Loser: Shiba San
After being pleasantly surprised by the music and vibes during Amtrac’s set at DoLab’s ‘Beacon’ stage on Sunday evening, we stuck around hoping for more. “Ghetto House” champion and Dirtybird mainstay Shiba San then stepped up to the decks, and within 10 minutes we were reminded why this “booty-shaking” style of house music has become a total flop over the past year. The music, which lacked any inkling of depth or emotion, adhered so strictly to the same formula that even the most basic of house music listeners started to get bored.
Winner: Chiaozza Garden
This whimsical and colorful installation by Brooklyn-based artists Terri Chiao and Adam Frezza was the perfect meeting spot for attendees all weekend, located right behind the Main Stage but with easy access to all the other stages at the festival. But it also provided us with heaps of comic relief, as the collection of abstract sculptures were constantly referred to by festivalgoers as “giant dildos,” “Dr. Seuss sex toys,” and other hilarious nicknames.
Loser: Coachella Record Store
The idea to have a pop-up record store on the festival grounds was a fantastic one, and we were excited to check out the selection of vinyl on sale before immersing ourselves in the day’s musical offerings. Unfortunately, the selection of vinyl this year was abysmal. You would think that a festival that has increasingly become focused on various forms of electronic music, including underground house and techno, would have a large variety of dance music-oriented 12”’s. Sadly, only one measly box of (not so good) electronic records was on offer. A word of advice for Coachella: next time you have a pop-up record store, make sure the records for sale accurately reflect the music you host.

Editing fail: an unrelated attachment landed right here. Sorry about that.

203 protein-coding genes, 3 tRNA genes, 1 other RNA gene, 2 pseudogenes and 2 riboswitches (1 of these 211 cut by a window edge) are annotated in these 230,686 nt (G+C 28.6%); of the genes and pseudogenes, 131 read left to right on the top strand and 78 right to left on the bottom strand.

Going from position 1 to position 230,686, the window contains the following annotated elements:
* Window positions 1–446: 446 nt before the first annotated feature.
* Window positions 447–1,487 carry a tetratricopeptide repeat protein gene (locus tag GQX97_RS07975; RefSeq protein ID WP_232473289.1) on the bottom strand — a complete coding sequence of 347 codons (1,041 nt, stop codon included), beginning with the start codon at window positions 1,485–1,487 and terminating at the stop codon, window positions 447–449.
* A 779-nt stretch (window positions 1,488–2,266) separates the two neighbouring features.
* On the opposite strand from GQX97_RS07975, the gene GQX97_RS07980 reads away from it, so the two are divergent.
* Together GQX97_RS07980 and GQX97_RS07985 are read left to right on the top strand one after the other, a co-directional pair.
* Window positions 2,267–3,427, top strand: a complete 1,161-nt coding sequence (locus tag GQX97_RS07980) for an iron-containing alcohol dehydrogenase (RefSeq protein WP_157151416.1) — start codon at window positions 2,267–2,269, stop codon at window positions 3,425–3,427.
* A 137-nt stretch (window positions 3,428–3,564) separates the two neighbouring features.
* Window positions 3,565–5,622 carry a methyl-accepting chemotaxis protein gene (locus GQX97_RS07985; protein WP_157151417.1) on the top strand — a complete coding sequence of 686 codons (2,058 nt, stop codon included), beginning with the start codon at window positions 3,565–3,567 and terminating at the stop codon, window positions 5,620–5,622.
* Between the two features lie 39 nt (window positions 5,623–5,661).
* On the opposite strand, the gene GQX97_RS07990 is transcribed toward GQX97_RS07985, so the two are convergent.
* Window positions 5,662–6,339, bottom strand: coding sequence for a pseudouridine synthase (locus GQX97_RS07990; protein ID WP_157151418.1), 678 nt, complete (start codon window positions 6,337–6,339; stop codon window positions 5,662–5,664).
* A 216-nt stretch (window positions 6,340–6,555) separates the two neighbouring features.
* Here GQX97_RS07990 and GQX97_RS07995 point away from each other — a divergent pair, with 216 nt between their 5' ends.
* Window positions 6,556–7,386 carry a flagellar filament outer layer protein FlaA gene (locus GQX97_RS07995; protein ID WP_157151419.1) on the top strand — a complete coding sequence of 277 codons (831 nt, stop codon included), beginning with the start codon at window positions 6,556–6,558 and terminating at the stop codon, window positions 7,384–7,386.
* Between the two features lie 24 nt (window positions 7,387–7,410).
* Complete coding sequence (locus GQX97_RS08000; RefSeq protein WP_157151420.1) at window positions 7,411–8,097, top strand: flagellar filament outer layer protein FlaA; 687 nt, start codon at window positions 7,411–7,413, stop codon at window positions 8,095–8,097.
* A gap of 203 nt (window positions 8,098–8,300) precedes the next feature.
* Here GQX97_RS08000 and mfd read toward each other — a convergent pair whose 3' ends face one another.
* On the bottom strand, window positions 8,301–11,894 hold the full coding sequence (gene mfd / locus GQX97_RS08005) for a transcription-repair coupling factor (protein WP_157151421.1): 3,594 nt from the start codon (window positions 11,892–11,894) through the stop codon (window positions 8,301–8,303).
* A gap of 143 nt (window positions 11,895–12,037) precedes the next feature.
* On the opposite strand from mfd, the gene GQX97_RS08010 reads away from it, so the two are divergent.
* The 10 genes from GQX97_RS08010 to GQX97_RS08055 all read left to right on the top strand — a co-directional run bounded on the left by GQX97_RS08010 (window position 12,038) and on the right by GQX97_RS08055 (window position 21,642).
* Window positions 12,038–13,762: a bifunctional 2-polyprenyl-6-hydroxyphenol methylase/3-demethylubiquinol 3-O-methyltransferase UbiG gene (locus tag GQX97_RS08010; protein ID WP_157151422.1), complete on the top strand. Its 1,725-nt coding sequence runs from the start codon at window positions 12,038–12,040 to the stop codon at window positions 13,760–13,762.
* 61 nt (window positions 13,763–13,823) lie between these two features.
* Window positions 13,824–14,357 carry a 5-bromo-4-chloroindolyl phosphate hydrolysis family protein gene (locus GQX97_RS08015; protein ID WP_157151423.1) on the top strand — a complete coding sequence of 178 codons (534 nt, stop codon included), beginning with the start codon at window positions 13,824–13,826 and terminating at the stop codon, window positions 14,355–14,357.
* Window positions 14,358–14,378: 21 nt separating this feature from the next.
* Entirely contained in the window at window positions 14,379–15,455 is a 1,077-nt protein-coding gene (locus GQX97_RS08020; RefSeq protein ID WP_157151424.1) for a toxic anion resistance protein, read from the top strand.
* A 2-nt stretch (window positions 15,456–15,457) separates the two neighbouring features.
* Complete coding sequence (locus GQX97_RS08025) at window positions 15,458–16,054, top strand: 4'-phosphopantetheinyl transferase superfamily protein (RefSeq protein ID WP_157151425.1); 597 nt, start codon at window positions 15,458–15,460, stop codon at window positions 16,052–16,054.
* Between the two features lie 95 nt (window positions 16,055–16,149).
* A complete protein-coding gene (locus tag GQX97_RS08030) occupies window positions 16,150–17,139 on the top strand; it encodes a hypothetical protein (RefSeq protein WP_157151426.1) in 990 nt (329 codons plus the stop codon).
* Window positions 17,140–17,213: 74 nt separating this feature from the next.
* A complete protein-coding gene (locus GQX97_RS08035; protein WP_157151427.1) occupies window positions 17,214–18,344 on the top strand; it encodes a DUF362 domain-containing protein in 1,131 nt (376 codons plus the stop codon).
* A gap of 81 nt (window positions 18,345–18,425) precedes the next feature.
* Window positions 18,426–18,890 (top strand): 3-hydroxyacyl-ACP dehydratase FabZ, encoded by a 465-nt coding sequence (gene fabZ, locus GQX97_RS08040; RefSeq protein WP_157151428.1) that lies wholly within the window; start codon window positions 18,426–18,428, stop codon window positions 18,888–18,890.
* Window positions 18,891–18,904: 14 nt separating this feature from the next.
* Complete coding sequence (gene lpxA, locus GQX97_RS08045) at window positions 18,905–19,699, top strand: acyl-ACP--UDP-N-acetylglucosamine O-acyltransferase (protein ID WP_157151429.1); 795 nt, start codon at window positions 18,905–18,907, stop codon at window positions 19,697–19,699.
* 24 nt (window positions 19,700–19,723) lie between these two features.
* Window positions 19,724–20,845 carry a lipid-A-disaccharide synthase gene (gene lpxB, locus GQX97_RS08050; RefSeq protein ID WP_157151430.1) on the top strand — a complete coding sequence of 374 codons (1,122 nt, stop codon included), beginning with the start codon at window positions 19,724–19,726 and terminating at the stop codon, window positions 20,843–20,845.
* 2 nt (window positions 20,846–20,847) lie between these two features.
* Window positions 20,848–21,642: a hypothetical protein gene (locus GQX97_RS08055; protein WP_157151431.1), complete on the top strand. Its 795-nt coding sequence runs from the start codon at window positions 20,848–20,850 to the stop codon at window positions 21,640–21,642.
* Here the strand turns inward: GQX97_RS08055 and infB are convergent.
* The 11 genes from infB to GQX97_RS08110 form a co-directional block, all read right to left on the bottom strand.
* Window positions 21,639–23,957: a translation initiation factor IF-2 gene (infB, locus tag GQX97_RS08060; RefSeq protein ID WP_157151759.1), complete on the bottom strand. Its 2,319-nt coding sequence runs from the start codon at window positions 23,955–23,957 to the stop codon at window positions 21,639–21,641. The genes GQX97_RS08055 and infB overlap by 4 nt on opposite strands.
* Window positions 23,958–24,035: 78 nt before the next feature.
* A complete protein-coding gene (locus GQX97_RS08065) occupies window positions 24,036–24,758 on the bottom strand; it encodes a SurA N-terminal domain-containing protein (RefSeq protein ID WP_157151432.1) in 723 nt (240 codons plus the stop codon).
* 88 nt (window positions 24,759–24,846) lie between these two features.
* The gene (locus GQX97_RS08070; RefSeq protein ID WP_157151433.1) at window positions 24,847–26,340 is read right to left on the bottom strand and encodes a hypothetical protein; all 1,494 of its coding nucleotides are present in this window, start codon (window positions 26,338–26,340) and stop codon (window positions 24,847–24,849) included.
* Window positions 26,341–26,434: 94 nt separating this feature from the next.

Winner: Little Dragon
A classy performance on all fronts. From Yukimi Nagano’s glistening outfit to her soaring vocal range and the stunning instrumentation, Little Dragon perfectly straddled the line between accessible pop and otherworldly electronics—a perfect combination for the motley crowd in attendance.
When it comes to live, big-room electronic music, not many acts have the intensity and consistency of Moderat. Every single performance is delivered with style and the confidence of a well-oiled machine, with enough nuances each time to keep you on your toes. Let’s hope that this tour won’t be their last.
Winner: HP Antartic Dome
Nestled in the very back of the festival, many attendees wouldn’t have even known the HP Dome was there—which, in itself, is a big loss. Not knowing all too well what we were walking into, it was a very welcome surprise to get off your feet—the Dome was littered with comfortable leather bean couches—and have your mind blown by some of the most out-there visuals we have seen this side of a drug-induced trip. With a fittingly trippy soundtrack, the 10-minute visual spectacle dazzled all in attendance and made sure each and every viewer left the Dome with an ear-to-ear grin and wide-eyed awe.